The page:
Sally Potter’s ‘The Party’ Is a Collusion of Wit and Betrayal

At 70 minutes in duration, Sally Potter’s “The Party is about the right length for this fun chamber comedy of ill manners. Taking place in the small but tasteful apartment of Janet and her decaying husband Bill, Janet’s friends arrive for what is supposed to a celebration of Janet’s recent government promotion. Instead random revelations of infidelity and threats of murder abound in an environment of academic self-importance and political earnestness.

Kristen Scott Thomas plays Janet as a sincere public servant who prepares the food by herself for her own gathering, greets the guests alone and passionately texts her lover, while her husband Bill (Timothy Spall) sits emotionally and intellectually detached in the living room. His face and neck are unshaven; his jaw hangs unhinged below an unfocused stare into nothingness. He busies himself changing records on his turntable from blues to jazz. Clearly there is something amiss with this living Portrait of Dorian Grey. When Janet’s friend April (Patricia Clarkson) arrives with her older German husband Gottfried (Bruno Ganz), they attempt to discover what is troubling Bill. Bill is hardcore atheist. Gottfried is metaphysical and spiritual. He reaches out to Bill until Bill slowly begins to feel the draw. All the while, April regularly reminds Gottfried of their impending divorce.

Soon the gathering becomes a series of startling revelations. Banker Tom (Cillian Murphy) arrives. Impeccably and expensively dressed, he is very much unlike anyone else at the party. Visibly distraught, Tom quickly excuses himself to go snort cocaine in the bathroom and double check the revolver he has hidden in a shoulder holster under his suit coat.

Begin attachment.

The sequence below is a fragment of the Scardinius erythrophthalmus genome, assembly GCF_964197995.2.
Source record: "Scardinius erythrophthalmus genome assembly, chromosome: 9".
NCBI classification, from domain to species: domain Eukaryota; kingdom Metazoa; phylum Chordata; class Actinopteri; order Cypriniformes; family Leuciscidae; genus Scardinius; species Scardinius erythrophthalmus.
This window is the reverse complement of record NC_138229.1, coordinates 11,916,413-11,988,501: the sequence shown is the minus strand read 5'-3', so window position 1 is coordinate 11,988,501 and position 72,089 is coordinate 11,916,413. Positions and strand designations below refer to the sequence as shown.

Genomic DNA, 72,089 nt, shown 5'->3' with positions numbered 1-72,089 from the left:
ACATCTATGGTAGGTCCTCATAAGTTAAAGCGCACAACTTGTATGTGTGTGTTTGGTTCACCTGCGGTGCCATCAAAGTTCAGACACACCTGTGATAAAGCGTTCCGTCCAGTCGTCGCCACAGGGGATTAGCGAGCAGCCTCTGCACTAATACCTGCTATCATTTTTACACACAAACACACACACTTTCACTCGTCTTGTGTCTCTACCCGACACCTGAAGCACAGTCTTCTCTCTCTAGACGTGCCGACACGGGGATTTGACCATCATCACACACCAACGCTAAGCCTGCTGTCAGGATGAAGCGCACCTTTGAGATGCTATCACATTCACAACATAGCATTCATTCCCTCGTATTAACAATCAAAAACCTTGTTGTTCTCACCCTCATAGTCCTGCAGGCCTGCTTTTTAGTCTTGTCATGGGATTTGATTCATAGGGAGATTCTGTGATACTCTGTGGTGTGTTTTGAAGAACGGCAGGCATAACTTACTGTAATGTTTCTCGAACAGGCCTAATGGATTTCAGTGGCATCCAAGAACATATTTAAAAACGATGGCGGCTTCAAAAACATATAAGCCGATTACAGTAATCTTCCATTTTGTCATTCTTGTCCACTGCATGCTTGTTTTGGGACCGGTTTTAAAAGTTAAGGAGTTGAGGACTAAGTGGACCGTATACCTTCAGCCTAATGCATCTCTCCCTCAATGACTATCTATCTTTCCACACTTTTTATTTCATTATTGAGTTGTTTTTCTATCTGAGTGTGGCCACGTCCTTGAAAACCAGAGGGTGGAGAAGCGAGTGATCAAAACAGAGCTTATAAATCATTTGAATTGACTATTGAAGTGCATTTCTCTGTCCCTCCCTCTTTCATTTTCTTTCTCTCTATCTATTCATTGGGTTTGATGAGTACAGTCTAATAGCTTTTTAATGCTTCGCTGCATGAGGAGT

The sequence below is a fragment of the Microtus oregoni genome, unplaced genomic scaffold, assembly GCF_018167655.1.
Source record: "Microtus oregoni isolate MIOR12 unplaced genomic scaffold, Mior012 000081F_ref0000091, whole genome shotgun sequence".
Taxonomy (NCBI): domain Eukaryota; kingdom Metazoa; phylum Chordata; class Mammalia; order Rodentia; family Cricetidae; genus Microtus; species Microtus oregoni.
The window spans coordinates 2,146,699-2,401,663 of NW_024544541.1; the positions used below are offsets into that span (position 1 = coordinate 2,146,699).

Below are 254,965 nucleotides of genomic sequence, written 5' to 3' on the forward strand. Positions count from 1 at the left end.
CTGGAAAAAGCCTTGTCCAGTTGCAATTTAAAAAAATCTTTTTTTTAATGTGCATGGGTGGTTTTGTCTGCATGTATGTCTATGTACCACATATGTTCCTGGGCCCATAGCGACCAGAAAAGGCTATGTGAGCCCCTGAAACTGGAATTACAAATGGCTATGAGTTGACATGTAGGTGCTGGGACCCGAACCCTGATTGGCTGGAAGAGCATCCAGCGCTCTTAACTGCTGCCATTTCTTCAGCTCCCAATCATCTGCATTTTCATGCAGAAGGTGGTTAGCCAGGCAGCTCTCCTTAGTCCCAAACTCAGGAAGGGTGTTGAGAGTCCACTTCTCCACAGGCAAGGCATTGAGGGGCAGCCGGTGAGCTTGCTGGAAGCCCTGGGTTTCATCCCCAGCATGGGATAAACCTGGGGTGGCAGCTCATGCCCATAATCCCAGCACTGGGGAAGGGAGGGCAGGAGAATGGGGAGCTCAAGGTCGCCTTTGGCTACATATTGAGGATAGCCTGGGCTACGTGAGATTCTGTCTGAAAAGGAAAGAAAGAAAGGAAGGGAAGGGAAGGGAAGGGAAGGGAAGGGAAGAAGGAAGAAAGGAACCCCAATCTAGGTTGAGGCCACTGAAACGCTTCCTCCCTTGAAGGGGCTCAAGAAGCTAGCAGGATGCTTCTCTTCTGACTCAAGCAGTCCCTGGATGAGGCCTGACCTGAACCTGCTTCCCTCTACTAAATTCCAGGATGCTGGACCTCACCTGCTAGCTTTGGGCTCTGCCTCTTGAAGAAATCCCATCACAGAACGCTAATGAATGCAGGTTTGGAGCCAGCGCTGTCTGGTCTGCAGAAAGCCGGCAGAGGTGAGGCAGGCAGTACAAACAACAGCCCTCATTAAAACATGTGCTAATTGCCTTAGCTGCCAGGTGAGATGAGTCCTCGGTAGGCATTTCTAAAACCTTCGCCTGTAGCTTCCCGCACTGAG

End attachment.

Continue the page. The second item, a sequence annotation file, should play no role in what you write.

Jinny (Emily Mortimer) and Martha (Cherry Jones) also drop in and Jinny reveals to a room full of childless couples that she is expecting triplets. Her partner Martha is cold and not sure how to react.

On top of it all, Bill reveals he is sick and does not have much longer to live. Janet’s celebration goes from bad to worse as a string of hard truth is revealed and the guests struggle to respond.

“The Party” is a delightful lark with a skilled ensemble cast. It is not a profound entertainment. There are twists; some predictable but most aren’t. The dialogue can be at times arch, but that is by design. They are almost stereotypical representations of a privileged class of people disillusioned by growing older and disappointed by their life choices. It is not by accident that the youngest participants at this celebration, Emily Mortimer and Cillian Murphy, are the most sympathetic and honest with their emotions. They are the most in conflict with the cruel casual cynicism of their elders.

The ironic exception to Jinny and Tom is Nazi-born Gottfried who is much older than anyone else. He is a constant presence, offering his somewhat incredulous idealism as an alternative to the posturing intellectualism of everyone else.

Sally Potter achieves pretty much what she set out to do. It is fun, surprising and well worth the time it takes to watch it. Anyone expecting more or less will be disappointed.

The Party opens Feb. 16 in select theaters.